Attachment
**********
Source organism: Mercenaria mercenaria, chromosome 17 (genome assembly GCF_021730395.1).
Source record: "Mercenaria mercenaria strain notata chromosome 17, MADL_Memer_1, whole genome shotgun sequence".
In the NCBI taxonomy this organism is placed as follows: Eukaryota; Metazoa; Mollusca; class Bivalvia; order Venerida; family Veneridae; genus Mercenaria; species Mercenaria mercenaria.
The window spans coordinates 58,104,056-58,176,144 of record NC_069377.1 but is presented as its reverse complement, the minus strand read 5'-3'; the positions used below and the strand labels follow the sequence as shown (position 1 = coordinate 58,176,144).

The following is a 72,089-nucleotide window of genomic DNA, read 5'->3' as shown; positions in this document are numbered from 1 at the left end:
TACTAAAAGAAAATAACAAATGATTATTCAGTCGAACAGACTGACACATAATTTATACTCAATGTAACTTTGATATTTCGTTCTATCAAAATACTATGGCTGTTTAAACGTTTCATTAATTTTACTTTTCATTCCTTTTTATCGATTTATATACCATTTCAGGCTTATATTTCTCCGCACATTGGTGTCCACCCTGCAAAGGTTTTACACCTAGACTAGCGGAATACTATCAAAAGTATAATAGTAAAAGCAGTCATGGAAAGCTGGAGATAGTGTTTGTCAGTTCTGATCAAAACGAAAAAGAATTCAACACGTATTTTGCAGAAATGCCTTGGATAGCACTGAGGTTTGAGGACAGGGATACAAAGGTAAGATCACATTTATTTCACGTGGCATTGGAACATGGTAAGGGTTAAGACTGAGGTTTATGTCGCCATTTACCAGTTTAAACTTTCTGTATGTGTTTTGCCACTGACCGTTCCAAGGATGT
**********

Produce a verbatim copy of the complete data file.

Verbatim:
Source organism: Mercenaria mercenaria, chromosome 17 (genome assembly GCF_021730395.1).
Source record: "Mercenaria mercenaria strain notata chromosome 17, MADL_Memer_1, whole genome shotgun sequence".
In the NCBI taxonomy this organism is placed as follows: Eukaryota; Metazoa; Mollusca; class Bivalvia; order Venerida; family Veneridae; genus Mercenaria; species Mercenaria mercenaria.
The window spans coordinates 58,104,056-58,176,144 of record NC_069377.1 but is presented as its reverse complement, the minus strand read 5'-3'; the positions used below and the strand labels follow the sequence as shown (position 1 = coordinate 58,176,144).

The following is a 72,089-nucleotide window of genomic DNA, read 5'->3' as shown; positions in this document are numbered from 1 at the left end:
TACTAAAAGAAAATAACAAATGATTATTCAGTCGAACAGACTGACACATAATTTATACTCAATGTAACTTTGATATTTCGTTCTATCAAAATACTATGGCTGTTTAAACGTTTCATTAATTTTACTTTTCATTCCTTTTTATCGATTTATATACCATTTCAGGCTTATATTTCTCCGCACATTGGTGTCCACCCTGCAAAGGTTTTACACCTAGACTAGCGGAATACTATCAAAAGTATAATAGTAAAAGCAGTCATGGAAAGCTGGAGATAGTGTTTGTCAGTTCTGATCAAAACGAAAAAGAATTCAACACGTATTTTGCAGAAATGCCTTGGATAGCACTGAGGTTTGAGGACAGGGATACAAAGGTAAGATCACATTTATTTCACGTGGCATTGGAACATGGTAAGGGTTAAGACTGAGGTTTATGTCGCCATTTACCAGTTTAAACTTTCTGTATGTGTTTTGCCACTGACCGTTCCAAGGATGT